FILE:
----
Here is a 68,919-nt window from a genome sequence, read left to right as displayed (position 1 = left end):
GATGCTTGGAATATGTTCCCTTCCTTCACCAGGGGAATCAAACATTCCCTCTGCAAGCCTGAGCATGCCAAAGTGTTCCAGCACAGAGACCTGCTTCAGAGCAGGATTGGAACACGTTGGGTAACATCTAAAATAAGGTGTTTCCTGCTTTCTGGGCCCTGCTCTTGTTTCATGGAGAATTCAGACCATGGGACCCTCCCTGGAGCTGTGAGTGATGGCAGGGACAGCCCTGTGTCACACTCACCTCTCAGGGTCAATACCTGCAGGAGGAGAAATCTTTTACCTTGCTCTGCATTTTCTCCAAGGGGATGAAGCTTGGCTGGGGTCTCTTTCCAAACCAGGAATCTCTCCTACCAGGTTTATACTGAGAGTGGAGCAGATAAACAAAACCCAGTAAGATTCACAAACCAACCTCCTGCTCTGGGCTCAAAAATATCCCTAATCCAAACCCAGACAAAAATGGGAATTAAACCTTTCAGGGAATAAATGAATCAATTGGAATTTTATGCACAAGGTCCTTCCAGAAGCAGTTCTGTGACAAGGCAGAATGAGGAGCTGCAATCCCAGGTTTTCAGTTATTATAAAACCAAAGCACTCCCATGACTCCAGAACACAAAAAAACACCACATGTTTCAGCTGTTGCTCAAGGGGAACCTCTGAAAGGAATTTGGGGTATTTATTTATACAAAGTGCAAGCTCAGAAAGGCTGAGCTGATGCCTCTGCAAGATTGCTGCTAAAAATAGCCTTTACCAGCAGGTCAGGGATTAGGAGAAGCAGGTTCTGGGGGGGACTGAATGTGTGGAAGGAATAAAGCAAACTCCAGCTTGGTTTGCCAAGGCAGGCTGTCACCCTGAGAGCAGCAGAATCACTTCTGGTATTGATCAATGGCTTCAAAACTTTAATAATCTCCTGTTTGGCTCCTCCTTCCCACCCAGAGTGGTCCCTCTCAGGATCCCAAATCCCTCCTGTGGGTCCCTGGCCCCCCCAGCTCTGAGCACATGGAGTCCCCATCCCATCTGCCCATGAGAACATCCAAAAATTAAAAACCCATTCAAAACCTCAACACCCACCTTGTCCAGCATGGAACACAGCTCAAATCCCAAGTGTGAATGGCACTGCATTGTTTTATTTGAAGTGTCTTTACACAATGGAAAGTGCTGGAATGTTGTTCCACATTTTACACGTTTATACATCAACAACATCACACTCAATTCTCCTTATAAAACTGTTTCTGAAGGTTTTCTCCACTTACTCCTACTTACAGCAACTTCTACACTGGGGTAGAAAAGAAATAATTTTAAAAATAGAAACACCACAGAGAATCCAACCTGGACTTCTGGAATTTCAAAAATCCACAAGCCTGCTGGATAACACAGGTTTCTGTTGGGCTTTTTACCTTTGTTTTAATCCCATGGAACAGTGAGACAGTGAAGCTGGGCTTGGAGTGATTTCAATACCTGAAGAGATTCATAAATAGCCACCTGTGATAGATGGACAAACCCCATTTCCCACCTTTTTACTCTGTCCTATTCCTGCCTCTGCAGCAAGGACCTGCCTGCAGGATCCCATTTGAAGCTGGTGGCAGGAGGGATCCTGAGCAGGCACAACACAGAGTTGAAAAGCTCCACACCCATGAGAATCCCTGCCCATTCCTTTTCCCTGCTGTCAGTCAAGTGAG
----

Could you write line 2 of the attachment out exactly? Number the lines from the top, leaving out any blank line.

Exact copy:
GATGCTTGGAATATGTTCCCTTCCTTCACCAGGGGAATCAAACATTCCCTCTGCAAGCCTGAGCATGCCAAAGTGTTCCAGCACAGAGACCTGCTTCAGAGCAGGATTGGAACACGTTGGGTAACATCTAAAATAAGGTGTTTCCTGCTTTCTGGGCCCTGCTCTTGTTTCATGGAGAATTCAGACCATGGGACCCTCCCTGGAGCTGTGAGTGATGGCAGGGACAGCCCTGTGTCACACTCACCTCTCAGGGTCAATACCTGCAGGAGGAGAAATCTTTTACCTTGCTCTGCATTTTCTCCAAGGGGATGAAGCTTGGCTGGGGTCTCTTTCCAAACCAGGAATCTCTCCTACCAGGTTTATACTGAGAGTGGAGCAGATAAACAAAACCCAGTAAGATTCACAAACCAACCTCCTGCTCTGGGCTCAAAAATATCCCTAATCCAAACCCAGACAAAAATGGGAATTAAACCTTTCAGGGAATAAATGAATCAATTGGAATTTTATGCACAAGGTCCTTCCAGAAGCAGTTCTGTGACAAGGCAGAATGAGGAGCTGCAATCCCAGGTTTTCAGTTATTATAAAACCAAAGCACTCCCATGACTCCAGAACACAAAAAAACACCACATGTTTCAGCTGTTGCTCAAGGGGAACCTCTGAAAGGAATTTGGGGTATTTATTTATACAAAGTGCAAGCTCAGAAAGGCTGAGCTGATGCCTCTGCAAGATTGCTGCTAAAAATAGCCTTTACCAGCAGGTCAGGGATTAGGAGAAGCAGGTTCTGGGGGGGACTGAATGTGTGGAAGGAATAAAGCAAACTCCAGCTTGGTTTGCCAAGGCAGGCTGTCACCCTGAGAGCAGCAGAATCACTTCTGGTATTGATCAATGGCTTCAAAACTTTAATAATCTCCTGTTTGGCTCCTCCTTCCCACCCAGAGTGGTCCCTCTCAGGATCCCAAATCCCTCCTGTGGGTCCCTGGCCCCCCCAGCTCTGAGCACATGGAGTCCCCATCCCATCTGCCCATGAGAACATCCAAAAATTAAAAACCCATTCAAAACCTCAACACCCACCTTGTCCAGCATGGAACACAGCTCAAATCCCAAGTGTGAATGGCACTGCATTGTTTTATTTGAAGTGTCTTTACACAATGGAAAGTGCTGGAATGTTGTTCCACATTTTACACGTTTATACATCAACAACATCACACTCAATTCTCCTTATAAAACTGTTTCTGAAGGTTTTCTCCACTTACTCCTACTTACAGCAACTTCTACACTGGGGTAGAAAAGAAATAATTTTAAAAATAGAAACACCACAGAGAATCCAACCTGGACTTCTGGAATTTCAAAAATCCACAAGCCTGCTGGATAACACAGGTTTCTGTTGGGCTTTTTACCTTTGTTTTAATCCCATGGAACAGTGAGACAGTGAAGCTGGGCTTGGAGTGATTTCAATACCTGAAGAGATTCATAAATAGCCACCTGTGATAGATGGACAAACCCCATTTCCCACCTTTTTACTCTGTCCTATTCCTGCCTCTGCAGCAAGGACCTGCCTGCAGGATCCCATTTGAAGCTGGTGGCAGGAGGGATCCTGAGCAGGCACAACACAGAGTTGAAAAGCTCCACACCCATGAGAATCCCTGCCCATTCCTTTTCCCTGCTGTCAGTCAAGTGAG